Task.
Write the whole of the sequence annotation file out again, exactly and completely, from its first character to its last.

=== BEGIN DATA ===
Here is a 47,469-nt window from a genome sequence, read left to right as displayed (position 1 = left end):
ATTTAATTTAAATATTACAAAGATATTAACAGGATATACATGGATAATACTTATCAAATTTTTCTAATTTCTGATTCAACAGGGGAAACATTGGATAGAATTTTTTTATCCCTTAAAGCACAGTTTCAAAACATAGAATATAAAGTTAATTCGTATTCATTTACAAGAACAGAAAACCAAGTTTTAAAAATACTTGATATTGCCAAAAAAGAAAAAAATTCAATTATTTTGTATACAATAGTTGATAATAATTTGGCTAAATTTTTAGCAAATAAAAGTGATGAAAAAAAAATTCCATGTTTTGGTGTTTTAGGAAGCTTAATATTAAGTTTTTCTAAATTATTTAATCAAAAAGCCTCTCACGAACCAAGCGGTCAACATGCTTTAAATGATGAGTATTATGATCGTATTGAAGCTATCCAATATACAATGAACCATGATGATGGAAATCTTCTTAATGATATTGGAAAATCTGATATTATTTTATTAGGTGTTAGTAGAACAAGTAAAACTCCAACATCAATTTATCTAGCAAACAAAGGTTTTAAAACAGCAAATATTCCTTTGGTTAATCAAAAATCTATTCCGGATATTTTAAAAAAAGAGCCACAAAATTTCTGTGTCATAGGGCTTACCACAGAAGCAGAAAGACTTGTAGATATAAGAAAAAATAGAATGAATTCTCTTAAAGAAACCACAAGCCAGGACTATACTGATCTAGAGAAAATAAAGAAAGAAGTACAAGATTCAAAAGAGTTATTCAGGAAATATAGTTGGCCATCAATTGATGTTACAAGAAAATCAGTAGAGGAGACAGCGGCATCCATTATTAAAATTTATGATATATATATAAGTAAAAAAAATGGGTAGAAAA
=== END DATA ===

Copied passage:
Here is a 47,469-nt window from a genome sequence, read left to right as displayed (position 1 = left end):
ATTTAATTTAAATATTACAAAGATATTAACAGGATATACATGGATAATACTTATCAAATTTTTCTAATTTCTGATTCAACAGGGGAAACATTGGATAGAATTTTTTTATCCCTTAAAGCACAGTTTCAAAACATAGAATATAAAGTTAATTCGTATTCATTTACAAGAACAGAAAACCAAGTTTTAAAAATACTTGATATTGCCAAAAAAGAAAAAAATTCAATTATTTTGTATACAATAGTTGATAATAATTTGGCTAAATTTTTAGCAAATAAAAGTGATGAAAAAAAAATTCCATGTTTTGGTGTTTTAGGAAGCTTAATATTAAGTTTTTCTAAATTATTTAATCAAAAAGCCTCTCACGAACCAAGCGGTCAACATGCTTTAAATGATGAGTATTATGATCGTATTGAAGCTATCCAATATACAATGAACCATGATGATGGAAATCTTCTTAATGATATTGGAAAATCTGATATTATTTTATTAGGTGTTAGTAGAACAAGTAAAACTCCAACATCAATTTATCTAGCAAACAAAGGTTTTAAAACAGCAAATATTCCTTTGGTTAATCAAAAATCTATTCCGGATATTTTAAAAAAAGAGCCACAAAATTTCTGTGTCATAGGGCTTACCACAGAAGCAGAAAGACTTGTAGATATAAGAAAAAATAGAATGAATTCTCTTAAAGAAACCACAAGCCAGGACTATACTGATCTAGAGAAAATAAAGAAAGAAGTACAAGATTCAAAAGAGTTATTCAGGAAATATAGTTGGCCATCAATTGATGTTACAAGAAAATCAGTAGAGGAGACAGCGGCATCCATTATTAAAATTTATGATATATATATAAGTAAAAAAAATGGGTAGAAAA